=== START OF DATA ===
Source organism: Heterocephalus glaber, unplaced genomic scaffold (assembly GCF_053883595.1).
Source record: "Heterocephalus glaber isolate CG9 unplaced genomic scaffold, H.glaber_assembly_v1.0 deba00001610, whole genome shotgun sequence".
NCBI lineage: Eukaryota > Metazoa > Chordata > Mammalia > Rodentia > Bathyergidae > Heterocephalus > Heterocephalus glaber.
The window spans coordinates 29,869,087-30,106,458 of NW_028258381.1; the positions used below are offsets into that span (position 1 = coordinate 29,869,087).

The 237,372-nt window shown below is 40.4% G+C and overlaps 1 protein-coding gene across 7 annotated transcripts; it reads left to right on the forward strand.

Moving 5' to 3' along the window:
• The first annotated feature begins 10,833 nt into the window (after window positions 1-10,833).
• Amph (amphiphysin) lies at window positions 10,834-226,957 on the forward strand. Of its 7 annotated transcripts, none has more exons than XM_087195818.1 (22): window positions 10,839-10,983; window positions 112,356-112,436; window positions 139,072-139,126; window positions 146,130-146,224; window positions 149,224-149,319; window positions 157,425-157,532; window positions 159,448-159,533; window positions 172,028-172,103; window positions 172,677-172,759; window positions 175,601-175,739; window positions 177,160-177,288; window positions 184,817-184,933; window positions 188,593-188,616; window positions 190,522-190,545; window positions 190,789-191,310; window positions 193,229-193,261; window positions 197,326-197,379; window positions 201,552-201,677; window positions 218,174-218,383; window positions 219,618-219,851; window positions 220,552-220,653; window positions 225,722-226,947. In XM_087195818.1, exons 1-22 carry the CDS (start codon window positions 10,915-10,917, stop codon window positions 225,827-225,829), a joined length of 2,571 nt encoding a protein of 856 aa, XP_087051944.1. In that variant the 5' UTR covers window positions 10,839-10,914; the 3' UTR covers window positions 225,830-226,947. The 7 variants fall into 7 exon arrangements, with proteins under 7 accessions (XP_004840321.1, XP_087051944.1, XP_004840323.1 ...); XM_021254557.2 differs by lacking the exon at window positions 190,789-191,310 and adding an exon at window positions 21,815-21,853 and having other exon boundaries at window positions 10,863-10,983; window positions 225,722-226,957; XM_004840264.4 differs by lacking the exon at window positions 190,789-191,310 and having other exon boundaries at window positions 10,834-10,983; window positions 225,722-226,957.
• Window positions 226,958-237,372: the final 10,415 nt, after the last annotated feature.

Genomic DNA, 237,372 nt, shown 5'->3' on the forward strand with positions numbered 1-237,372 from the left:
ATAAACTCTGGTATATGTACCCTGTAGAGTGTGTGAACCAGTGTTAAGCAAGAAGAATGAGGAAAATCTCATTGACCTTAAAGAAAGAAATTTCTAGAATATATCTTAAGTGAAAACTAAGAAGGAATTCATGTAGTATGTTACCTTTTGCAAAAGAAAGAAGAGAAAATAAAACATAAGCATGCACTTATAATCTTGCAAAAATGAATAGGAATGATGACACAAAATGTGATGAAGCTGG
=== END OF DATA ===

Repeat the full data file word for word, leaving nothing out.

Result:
Source organism: Heterocephalus glaber, unplaced genomic scaffold (assembly GCF_053883595.1).
Source record: "Heterocephalus glaber isolate CG9 unplaced genomic scaffold, H.glaber_assembly_v1.0 deba00001610, whole genome shotgun sequence".
NCBI lineage: Eukaryota > Metazoa > Chordata > Mammalia > Rodentia > Bathyergidae > Heterocephalus > Heterocephalus glaber.
The window spans coordinates 29,869,087-30,106,458 of NW_028258381.1; the positions used below are offsets into that span (position 1 = coordinate 29,869,087).

The 237,372-nt window shown below is 40.4% G+C and overlaps 1 protein-coding gene across 7 annotated transcripts; it reads left to right on the forward strand.

Moving 5' to 3' along the window:
• The first annotated feature begins 10,833 nt into the window (after window positions 1-10,833).
• Amph (amphiphysin) lies at window positions 10,834-226,957 on the forward strand. Of its 7 annotated transcripts, none has more exons than XM_087195818.1 (22): window positions 10,839-10,983; window positions 112,356-112,436; window positions 139,072-139,126; window positions 146,130-146,224; window positions 149,224-149,319; window positions 157,425-157,532; window positions 159,448-159,533; window positions 172,028-172,103; window positions 172,677-172,759; window positions 175,601-175,739; window positions 177,160-177,288; window positions 184,817-184,933; window positions 188,593-188,616; window positions 190,522-190,545; window positions 190,789-191,310; window positions 193,229-193,261; window positions 197,326-197,379; window positions 201,552-201,677; window positions 218,174-218,383; window positions 219,618-219,851; window positions 220,552-220,653; window positions 225,722-226,947. In XM_087195818.1, exons 1-22 carry the CDS (start codon window positions 10,915-10,917, stop codon window positions 225,827-225,829), a joined length of 2,571 nt encoding a protein of 856 aa, XP_087051944.1. In that variant the 5' UTR covers window positions 10,839-10,914; the 3' UTR covers window positions 225,830-226,947. The 7 variants fall into 7 exon arrangements, with proteins under 7 accessions (XP_004840321.1, XP_087051944.1, XP_004840323.1 ...); XM_021254557.2 differs by lacking the exon at window positions 190,789-191,310 and adding an exon at window positions 21,815-21,853 and having other exon boundaries at window positions 10,863-10,983; window positions 225,722-226,957; XM_004840264.4 differs by lacking the exon at window positions 190,789-191,310 and having other exon boundaries at window positions 10,834-10,983; window positions 225,722-226,957.
• Window positions 226,958-237,372: the final 10,415 nt, after the last annotated feature.

Genomic DNA, 237,372 nt, shown 5'->3' on the forward strand with positions numbered 1-237,372 from the left:
ATAAACTCTGGTATATGTACCCTGTAGAGTGTGTGAACCAGTGTTAAGCAAGAAGAATGAGGAAAATCTCATTGACCTTAAAGAAAGAAATTTCTAGAATATATCTTAAGTGAAAACTAAGAAGGAATTCATGTAGTATGTTACCTTTTGCAAAAGAAAGAAGAGAAAATAAAACATAAGCATGCACTTATAATCTTGCAAAAATGAATAGGAATGATGACACAAAATGTGATGAAGCTGG